Procedural justice?: Implications of the Rawls-Habermas debate for discourse ethics

Philosophy and Social Criticism 29 (2):163-181 (2003)
Abstract
In this paper I focus on the discussion between Rawls and Habermas on procedural justice. I use Rawls’s distinction between pure, perfect, and imperfect procedural justice to distinguish three possible readings of discourse ethics. Then I argue, against Habermas’s own recent claims, that only an interpretation of discourse ethics as imperfect procedural justice can make compatible its professed cognitivism with its proceduralism. Thus discourse ethics cannot be understood as a purely procedural account of the notion of justice. Finally I draw the different consequences that follow from this reading.
Keywords No keywords specified (fix it)
Categories (categorize this paper)
DOI 10.1177/0191453703029002143
Options
 Save to my reading list
Follow the author(s)
My bibliography
Export citation
Find it on Scholar
Edit this record
Mark as duplicate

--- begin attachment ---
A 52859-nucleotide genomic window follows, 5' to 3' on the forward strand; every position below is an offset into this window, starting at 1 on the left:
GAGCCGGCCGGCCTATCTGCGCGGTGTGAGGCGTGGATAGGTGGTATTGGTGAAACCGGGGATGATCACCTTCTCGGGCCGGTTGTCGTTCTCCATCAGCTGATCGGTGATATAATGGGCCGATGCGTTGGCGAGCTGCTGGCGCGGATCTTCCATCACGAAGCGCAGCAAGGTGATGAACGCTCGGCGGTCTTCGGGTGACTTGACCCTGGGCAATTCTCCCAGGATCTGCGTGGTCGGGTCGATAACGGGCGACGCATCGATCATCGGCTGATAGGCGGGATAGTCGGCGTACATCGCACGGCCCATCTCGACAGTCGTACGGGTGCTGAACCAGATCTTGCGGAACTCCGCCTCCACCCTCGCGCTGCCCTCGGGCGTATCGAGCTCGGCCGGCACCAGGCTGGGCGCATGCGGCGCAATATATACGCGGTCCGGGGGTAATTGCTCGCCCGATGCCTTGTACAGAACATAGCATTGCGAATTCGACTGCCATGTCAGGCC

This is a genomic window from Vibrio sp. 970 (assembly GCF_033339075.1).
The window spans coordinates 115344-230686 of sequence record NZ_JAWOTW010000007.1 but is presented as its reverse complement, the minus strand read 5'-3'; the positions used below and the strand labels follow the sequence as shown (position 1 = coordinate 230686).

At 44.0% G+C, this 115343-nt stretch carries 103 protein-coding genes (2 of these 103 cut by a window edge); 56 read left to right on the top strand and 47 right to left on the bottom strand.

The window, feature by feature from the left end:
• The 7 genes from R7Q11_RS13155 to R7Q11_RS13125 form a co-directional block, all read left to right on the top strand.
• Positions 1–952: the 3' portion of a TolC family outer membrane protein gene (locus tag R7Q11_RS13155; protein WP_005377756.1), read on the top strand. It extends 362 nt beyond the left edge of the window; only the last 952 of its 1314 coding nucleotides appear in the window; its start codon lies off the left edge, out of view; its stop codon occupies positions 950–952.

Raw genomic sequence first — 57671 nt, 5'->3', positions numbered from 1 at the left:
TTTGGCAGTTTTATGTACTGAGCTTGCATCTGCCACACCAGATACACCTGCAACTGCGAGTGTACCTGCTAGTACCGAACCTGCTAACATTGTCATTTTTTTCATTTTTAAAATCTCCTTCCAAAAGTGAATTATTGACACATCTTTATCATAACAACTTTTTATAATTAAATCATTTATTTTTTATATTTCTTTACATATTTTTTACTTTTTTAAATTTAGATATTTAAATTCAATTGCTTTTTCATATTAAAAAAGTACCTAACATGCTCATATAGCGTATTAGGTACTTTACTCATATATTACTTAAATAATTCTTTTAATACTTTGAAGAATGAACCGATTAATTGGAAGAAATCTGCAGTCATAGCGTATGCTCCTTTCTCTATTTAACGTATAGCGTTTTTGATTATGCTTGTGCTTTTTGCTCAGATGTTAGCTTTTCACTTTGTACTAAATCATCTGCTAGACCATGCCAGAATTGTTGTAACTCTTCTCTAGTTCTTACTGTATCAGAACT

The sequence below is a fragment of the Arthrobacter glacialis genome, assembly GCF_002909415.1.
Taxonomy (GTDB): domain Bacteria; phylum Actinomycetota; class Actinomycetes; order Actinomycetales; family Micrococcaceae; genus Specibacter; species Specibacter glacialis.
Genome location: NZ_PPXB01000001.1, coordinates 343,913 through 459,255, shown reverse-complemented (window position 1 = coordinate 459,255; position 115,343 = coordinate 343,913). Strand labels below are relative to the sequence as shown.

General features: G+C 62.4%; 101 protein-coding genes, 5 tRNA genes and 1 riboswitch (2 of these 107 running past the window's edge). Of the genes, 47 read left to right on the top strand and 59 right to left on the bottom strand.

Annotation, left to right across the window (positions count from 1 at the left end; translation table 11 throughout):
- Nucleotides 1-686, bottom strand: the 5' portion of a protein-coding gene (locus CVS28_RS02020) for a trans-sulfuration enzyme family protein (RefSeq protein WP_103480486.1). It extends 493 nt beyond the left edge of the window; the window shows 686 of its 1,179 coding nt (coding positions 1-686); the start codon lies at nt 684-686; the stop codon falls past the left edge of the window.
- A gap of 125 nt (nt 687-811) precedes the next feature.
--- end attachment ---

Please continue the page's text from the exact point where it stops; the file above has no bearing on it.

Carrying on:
Revision history
Request removal from index
Download options
Our Archive


Upload a copy of this paper     Check publisher's policy     Papers currently archived: 26,769
Through your library
References found in this work BETA

No references found.

Add more references

Citations of this work BETA
Dissent, Criticism, and Transformative Political Action in Deliberative Democracy.Christian Rostbøll - 2009 - Critical Review of International Social and Political Philosophy 12 (1):19-36.
The Ideal and Reality of Epistemic Proceduralism.James Gledhill - 2015 - Critical Review of International Social and Political Philosophy:1-22.

Add more citations

Similar books and articles

Monthly downloads

Added to index

2009-01-28

Total downloads

106 ( #46,344 of 2,158,901 )

Recent downloads (6 months)

3 ( #132,309 of 2,158,901 )

How can I increase my downloads?

My notes
Sign in to use this feature


Discussion
Order:
There  are no threads in this forum
Nothing in this forum yet.

Other forums